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CKD: Supporting high-quality and sustainable manufacturing

Interview - December 8, 2022

CKD provides a wide range of FA equipment, including pneumatic and fluid control equipment, to customers in various industries in Japan and overseas who use CKD products to support their manufacturing sites.


We would like to use CKD Corporation as an example to challenge the misperception that Japanese firms have lost their innovative and quality edge in the eyes of the West. Can you tell us a little more about your monozukuri, and the strengths of CKD Corporation that allow you to compete in international markets?

Firstly, we would like to introduce the transition of CKD’s manufacturing. Looking back at our history, CKD was established in 1943 during World War II as a government corporation with investments from five companies: Kawasaki Heavy Industries, Koito Seisakusho, Toyobo, Nippon Steel Corporation and NEC.

Soon after the company was established, the war ended and as Japan recovered from its post-war devastation, radios and light bulbs for illuminating the night became necessities for people.

Under such circumstances, CKD developed equipment for manufacturing vacuum tubes used in radios and light bulbs, and became the first mass-produced products. Since then, products have expanded to include a wide range of machines and components, and now boasts more than 500,000 different products.

I believe that the strength of our commitment to new technologies and products that respond to the changing times, while placing the highest priority on quality, is still being utilized today.

Some of the products that CKD developed as a pioneer have since lost market share to inexpensive mass-produced products from overseas manufacturers, but we are competing with overseas products through our monozukuri strategy to achieve exceptional technology and high-quality products that enable us to differentiate ourselves while maintaining a wide range of products.

One of CKD's strengths is its technological capabilities developed from such a foundation, with more than 1,500 patents supporting the company. Among our products, there are many with high market share in the world or in Japan. As an example, our chemical liquid valves for semiconductor manufacturing equipment have a No. 1 share of the global market.

Secondly, we have two business pillars: Automatic Machinery and Components.

We have various types of automated machinery such as lithium-ion battery manufacturing equipment, packaging machines for pharmaceuticals and food products, and inspection machines for electronic circuit boards.

Our component products include electric actuators and fluid control components, which are used in all types of manufacturing sites, including semiconductor, automotive, and electronic parts manufacturing.

By offering such a diverse lineup, we have been able to incorporate our expertise in designing automated machinery into the development concept of our equipment, and have also been able to promptly incorporate products developed by our components into automated machines to improve the functionality of the machinery. In terms of sales, the two businesses have different target groups, so they are able to introduce each other's customers to each other, creating a synergistic effect.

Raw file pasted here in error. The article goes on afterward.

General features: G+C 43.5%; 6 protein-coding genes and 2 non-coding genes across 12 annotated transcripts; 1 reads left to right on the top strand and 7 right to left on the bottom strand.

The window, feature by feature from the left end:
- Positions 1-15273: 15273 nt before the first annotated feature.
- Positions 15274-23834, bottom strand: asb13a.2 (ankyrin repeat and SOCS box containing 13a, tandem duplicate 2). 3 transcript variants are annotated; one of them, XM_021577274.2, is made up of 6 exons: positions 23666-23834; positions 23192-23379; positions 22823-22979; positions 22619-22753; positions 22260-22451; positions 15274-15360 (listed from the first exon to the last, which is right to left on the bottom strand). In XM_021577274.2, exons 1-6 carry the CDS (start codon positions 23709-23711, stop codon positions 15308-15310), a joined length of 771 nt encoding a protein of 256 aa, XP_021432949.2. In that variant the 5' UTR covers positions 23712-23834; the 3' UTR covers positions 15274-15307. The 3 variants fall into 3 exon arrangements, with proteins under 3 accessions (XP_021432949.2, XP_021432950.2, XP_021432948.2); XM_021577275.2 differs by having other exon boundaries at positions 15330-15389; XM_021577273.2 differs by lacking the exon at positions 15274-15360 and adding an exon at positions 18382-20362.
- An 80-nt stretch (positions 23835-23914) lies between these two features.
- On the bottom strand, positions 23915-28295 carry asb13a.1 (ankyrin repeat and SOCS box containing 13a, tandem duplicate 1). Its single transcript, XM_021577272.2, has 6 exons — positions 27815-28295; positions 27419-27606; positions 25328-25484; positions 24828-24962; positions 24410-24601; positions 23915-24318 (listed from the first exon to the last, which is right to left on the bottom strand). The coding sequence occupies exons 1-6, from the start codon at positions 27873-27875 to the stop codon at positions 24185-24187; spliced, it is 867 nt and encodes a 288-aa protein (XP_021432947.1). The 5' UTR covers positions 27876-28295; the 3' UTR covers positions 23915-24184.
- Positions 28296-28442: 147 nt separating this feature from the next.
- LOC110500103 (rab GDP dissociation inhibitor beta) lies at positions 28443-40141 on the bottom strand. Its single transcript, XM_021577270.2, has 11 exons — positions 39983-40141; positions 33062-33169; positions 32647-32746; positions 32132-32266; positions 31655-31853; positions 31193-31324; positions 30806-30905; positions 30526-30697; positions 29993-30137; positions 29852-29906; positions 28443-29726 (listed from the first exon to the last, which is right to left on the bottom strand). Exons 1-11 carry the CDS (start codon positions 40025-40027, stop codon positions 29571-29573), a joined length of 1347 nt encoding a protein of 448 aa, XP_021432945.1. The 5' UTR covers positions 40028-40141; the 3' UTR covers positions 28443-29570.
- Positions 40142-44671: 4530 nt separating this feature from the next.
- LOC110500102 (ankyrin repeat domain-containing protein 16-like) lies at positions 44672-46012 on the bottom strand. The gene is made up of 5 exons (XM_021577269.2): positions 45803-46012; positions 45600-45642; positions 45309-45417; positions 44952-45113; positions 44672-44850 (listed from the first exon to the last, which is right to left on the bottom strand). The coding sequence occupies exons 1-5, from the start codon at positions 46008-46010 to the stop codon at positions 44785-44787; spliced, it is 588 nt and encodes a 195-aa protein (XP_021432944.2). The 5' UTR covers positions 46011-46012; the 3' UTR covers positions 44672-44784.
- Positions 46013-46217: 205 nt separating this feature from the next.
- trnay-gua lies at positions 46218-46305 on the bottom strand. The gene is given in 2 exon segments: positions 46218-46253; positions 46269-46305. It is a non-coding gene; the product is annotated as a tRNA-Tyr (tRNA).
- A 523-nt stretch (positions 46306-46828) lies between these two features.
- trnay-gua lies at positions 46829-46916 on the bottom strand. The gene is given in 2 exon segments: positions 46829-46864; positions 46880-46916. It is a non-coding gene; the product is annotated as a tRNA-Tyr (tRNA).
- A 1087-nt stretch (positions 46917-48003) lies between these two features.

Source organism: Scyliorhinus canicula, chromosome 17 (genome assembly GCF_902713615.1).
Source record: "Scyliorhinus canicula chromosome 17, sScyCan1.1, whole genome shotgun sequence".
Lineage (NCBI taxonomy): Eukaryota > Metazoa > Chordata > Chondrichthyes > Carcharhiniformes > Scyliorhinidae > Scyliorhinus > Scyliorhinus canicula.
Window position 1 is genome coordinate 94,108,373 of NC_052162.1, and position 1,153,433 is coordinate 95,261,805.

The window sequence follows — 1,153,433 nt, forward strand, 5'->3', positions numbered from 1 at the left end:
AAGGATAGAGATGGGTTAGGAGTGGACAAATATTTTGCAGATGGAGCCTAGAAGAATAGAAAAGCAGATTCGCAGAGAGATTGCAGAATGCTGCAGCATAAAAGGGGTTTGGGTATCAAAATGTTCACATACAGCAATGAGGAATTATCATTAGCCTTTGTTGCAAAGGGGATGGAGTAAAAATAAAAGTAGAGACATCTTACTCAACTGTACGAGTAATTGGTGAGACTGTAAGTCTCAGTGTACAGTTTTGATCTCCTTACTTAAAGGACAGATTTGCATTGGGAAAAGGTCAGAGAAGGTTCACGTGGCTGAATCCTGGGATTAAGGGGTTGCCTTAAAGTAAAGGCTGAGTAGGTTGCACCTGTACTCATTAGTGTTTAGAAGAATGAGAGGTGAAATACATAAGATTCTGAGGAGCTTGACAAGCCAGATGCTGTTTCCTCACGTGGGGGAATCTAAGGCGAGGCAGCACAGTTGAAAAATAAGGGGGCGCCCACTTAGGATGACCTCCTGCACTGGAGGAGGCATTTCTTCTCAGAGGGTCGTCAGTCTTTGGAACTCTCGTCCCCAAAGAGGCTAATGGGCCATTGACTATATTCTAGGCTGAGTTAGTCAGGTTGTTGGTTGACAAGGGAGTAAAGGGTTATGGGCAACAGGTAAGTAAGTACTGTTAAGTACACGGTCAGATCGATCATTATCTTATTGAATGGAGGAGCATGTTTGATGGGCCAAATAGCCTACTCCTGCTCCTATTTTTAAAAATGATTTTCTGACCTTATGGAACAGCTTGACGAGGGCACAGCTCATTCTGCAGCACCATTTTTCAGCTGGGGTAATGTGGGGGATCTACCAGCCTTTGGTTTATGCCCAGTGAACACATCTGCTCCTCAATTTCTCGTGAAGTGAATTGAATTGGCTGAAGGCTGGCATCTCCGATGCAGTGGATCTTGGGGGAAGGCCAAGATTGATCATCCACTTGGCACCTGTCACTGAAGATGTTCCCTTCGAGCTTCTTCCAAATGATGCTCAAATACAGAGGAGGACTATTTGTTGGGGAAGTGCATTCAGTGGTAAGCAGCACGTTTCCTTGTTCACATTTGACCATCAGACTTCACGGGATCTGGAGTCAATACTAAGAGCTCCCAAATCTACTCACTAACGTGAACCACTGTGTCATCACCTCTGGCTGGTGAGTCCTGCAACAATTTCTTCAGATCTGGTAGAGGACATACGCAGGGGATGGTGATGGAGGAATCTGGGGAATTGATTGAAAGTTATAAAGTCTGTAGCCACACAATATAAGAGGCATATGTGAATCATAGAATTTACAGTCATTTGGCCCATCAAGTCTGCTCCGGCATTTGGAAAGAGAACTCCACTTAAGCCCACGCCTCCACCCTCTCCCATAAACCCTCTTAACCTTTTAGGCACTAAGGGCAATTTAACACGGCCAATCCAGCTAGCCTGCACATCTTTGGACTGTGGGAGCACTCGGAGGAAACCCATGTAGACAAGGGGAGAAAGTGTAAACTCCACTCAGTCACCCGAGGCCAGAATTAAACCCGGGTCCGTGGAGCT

Our other strengths include a product lineup that contributes to a sustainable and carbon-neutral society and a global network of 170 production and sales bases around the world.


Given how much clean water, electricity, and toxic chemicals are required to make semiconductor devices, what solutions are you providing these equipment manufacturers to help reduce the environmental impact of their machinery? Why should they pick CKD?

CKD offers products that contribute to reducing the environmental impact of semiconductor manufacturing processes. For example, semiconductor plants use hundreds of thousands of solenoid valves, and by using our power-saving products, power consumption can be reduced by 30-50%.

These products are used not only in the semiconductor industry, but also at other manufacturing sites. We have components that enable total CO2 reduction through waste reduction and transportation. We manufacture long-life series products that have a service life four times longer than conventional products.

Long-life products allow users to reduce maintenance cycles and waste. If product replacement is eliminated, no parts logistics occurs and no carbon dioxide emissions are generated.

In this way, we have a wide range of products that contribute to environmental protection and are used in the semiconductor industry.


You have recently built a new facility in Komatsu, Ishikawa, with the reported aim of supporting the semiconductor sector. Could you give us an overview of your new facility and why you chose Ishikawa as its location? What specific components or parts will you produce there?

The aim of the new plant is to meet the expected increase in demand for equipment for the semiconductor industry, and we have decided to build a new Hokuriku Plant in Ishikawa Prefecture in addition to the Kasugai Plant.

Prior to the Hokuriku Plant, we built a domestic plant to produce valves for semiconductor manufacturing equipment in the Tohoku region four years ago. The Tohoku region was severely damaged by the Great East Japan Earthquake in 2011.

CKD wanted to contribute to the region by building a new plant and creating jobs, so we decided to build a plant in the Tohoku region.

Currently, approximately 300 employees are working at the plant.